Noble Lord Goes Gaga

In the debate upon the Constitutional sell out M\’Lord Maclennan of Rogart says:

It is also pure fantasy to think that we can, through our lone voice in the councils of the world, influence trade policy to protect our citizenry without aligning others in support.

When has trade policy, uni- or multi-lateral, ever been used to protect our citizenry?

To protect producers, yes, but that\’s always at the expense of the citizenry.

Protection of the citizenry would be unilateral free trade, something which requires no voice in the councils of the world nor the alignment of support.

We simply tell the special interest groups to bugger off and buy what we wish from where we wish.

 

3 comments on “Noble Lord Goes Gaga

  1. Precisely. Isn’t it comforting to know we have such intelligent people sitting in the HoL and that we are unable to remove them?

  2. And that has exactly what to do with the end of an additional 60 vetos and the passing of an enabling bill?

    In addition to being technically wrong, like all politicians he is answering a question that wasn’t asked.

  3. Yes, but he is making a politically astute statement of a very general type, all the more effective because of its non-specificity.

    It is a bad mistake to blame certain producer firms for corrupting politicians for favored treatment–restriction of foreign competition–in their particular lines. If trade restrictionism dep;ended on such process, we’d be living in a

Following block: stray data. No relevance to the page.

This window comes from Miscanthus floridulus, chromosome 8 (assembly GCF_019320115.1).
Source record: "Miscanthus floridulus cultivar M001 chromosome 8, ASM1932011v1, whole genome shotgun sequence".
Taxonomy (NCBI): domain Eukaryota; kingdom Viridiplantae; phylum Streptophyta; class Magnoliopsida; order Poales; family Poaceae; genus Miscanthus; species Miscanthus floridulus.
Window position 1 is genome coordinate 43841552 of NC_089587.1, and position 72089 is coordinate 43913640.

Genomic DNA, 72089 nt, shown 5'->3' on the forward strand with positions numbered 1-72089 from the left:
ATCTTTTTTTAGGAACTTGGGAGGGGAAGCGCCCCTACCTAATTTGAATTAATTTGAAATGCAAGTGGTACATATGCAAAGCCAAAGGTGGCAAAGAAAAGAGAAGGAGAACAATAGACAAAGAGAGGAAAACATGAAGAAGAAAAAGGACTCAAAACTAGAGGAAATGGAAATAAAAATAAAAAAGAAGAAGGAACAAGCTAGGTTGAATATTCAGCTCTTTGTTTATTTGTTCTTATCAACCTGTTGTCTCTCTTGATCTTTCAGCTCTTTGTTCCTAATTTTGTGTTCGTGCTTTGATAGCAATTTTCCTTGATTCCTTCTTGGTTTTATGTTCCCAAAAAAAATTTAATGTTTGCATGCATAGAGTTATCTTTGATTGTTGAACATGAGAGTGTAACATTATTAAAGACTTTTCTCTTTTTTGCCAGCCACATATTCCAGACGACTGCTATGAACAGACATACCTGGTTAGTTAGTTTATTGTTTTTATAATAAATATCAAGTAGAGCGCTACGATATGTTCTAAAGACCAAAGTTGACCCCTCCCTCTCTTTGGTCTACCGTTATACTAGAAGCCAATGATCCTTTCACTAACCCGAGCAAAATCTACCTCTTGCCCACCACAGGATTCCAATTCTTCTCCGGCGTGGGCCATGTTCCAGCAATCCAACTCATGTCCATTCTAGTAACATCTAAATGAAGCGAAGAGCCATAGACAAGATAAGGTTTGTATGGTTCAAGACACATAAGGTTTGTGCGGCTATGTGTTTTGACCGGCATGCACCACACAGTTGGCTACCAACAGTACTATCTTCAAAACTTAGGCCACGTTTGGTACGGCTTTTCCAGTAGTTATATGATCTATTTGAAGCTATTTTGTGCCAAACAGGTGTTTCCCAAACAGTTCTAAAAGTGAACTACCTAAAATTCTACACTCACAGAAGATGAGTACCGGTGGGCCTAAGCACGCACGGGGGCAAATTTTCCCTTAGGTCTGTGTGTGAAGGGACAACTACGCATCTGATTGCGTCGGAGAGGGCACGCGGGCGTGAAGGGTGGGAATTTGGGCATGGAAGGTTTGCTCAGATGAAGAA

laissez-faire, free-trade world already.

    The sad fact is that, under democratic regimes (as are most of the places that count), the producer firms are actually only the nominal leaders of large voting blocs; together, they seek the rent-advantage which they can reap from a protected status. Thus, though there is, indeed, a conflict between the interets of protected producers and the consumers of their products, large segments of such consumers view themselves as potential beneficiaries of similar protected status to the extent that their own employer (and thus their employment) enjoys such advantage. Perhaps we might have spoken in such simplistic terms in the 19th century (when liberals–now referred to as “classical liberals”) favored free trade on behalf of the consumers and workingmen. But, with the rise and spread of democracy, the appeal to the greed of the economically ignorant is a reliable route to political influence. So, instead of producers trying to mulct consumers, the main thrust is the working classes in each country pitted against their counterparts in other parts of the world.

    Such process brought us WW I and WW II. And, if there’s going to be a WW III, it’ll be for essentially the same reasons.

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